*Image Above: Transfiguration by Alexander Andreyevich Ivanov, 1824
**"Trinitarian doctrine describes God in terms of shared life and love rather than in terms of domineering power. God loves in freedom, lives in communion, and wills creatures to live in a new community of mutual love and service. God is self-sharing, other-regarding, community-forming love."  Daniel Migliore, Faith Seeking Understanding 73

Saturday, January 30, 2016

On Prayer as Rhythm of Awareness

Life can be sheer chaos. If we are not careful, we can become overwhelmed and consumed by the pace and pressures we place on ourselves or have placed upon us by others. Our personal bouts with suffering, fears of death and dying, and doing our very best to raise children in the midst of today's world only enhances the distress.  Then we flip on the news, walk out our front doors, dare to stomach political debates, or encounter infinite streams of polarizing information on social media feeds, we may become all-the-more disheartened and distracted.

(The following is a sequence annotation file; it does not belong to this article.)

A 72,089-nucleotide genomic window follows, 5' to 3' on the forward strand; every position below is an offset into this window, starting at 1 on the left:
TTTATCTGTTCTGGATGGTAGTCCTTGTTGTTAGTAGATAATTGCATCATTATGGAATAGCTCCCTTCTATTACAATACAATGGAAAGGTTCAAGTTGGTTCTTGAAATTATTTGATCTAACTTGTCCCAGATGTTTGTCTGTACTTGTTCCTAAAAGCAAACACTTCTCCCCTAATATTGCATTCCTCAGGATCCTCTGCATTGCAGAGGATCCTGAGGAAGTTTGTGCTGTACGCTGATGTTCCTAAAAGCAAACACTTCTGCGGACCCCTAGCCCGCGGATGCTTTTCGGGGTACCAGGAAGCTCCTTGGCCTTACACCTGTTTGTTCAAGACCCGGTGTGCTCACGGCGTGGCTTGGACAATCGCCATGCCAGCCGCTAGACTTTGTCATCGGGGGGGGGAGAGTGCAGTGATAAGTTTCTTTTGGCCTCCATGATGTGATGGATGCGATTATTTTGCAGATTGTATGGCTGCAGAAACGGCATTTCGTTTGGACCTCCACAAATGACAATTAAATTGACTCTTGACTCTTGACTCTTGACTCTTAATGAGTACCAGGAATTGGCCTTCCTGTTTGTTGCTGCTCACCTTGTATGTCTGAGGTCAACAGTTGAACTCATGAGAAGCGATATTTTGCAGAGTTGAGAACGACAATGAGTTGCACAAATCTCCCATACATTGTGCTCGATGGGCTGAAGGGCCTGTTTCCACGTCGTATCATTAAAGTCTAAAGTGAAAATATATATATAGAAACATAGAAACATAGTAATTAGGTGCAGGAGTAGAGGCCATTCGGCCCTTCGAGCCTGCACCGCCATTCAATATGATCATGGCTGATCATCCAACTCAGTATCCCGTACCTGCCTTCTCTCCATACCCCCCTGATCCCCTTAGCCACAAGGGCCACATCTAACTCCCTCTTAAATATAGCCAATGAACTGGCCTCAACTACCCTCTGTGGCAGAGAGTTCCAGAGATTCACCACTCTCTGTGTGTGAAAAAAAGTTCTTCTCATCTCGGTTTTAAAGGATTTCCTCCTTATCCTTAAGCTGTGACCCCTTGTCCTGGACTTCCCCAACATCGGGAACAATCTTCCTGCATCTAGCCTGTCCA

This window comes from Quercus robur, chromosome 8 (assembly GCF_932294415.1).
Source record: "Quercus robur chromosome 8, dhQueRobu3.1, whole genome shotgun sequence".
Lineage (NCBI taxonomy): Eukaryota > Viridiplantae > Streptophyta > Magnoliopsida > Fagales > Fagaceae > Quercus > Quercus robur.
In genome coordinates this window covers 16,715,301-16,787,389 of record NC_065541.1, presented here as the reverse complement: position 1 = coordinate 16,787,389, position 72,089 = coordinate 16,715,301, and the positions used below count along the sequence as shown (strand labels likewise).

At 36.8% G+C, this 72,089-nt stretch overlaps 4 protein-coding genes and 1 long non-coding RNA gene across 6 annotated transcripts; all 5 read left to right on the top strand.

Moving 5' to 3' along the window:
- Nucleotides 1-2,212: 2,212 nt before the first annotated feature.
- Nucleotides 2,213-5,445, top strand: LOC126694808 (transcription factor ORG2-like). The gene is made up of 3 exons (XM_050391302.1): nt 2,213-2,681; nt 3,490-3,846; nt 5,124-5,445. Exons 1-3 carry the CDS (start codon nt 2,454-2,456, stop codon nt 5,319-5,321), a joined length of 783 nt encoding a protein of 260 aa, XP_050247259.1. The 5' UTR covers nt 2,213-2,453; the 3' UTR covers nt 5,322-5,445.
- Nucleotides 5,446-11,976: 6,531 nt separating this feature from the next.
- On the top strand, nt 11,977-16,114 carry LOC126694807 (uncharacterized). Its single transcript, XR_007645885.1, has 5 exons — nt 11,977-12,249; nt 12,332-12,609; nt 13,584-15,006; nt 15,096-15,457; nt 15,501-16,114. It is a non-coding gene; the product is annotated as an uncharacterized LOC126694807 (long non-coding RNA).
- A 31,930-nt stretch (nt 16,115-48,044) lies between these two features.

We may begin to lose our center, get out of stride, and become victims to haste, anxiety, and the tyranny of the urgent.  We may ultimately be tempted to believe we are alone amidst the confusion and conflict. 

Despite fall tabloids to the contrary, these are indeed the very moments when prayer is of utmost importance; these are the places we invoke the name of God in the truest sense. Whether spoken in angst or fear, anger or grief, or even as a last ditch effort in the midst of doubt and despair, the purest forms of prayer are simple whispers or shouts of the name of Christ. 
"To pronounce the name of Jesus Christ means to acknowledge that we are cared for, that we are not lost." Karl Barth, Dogmatics in Outline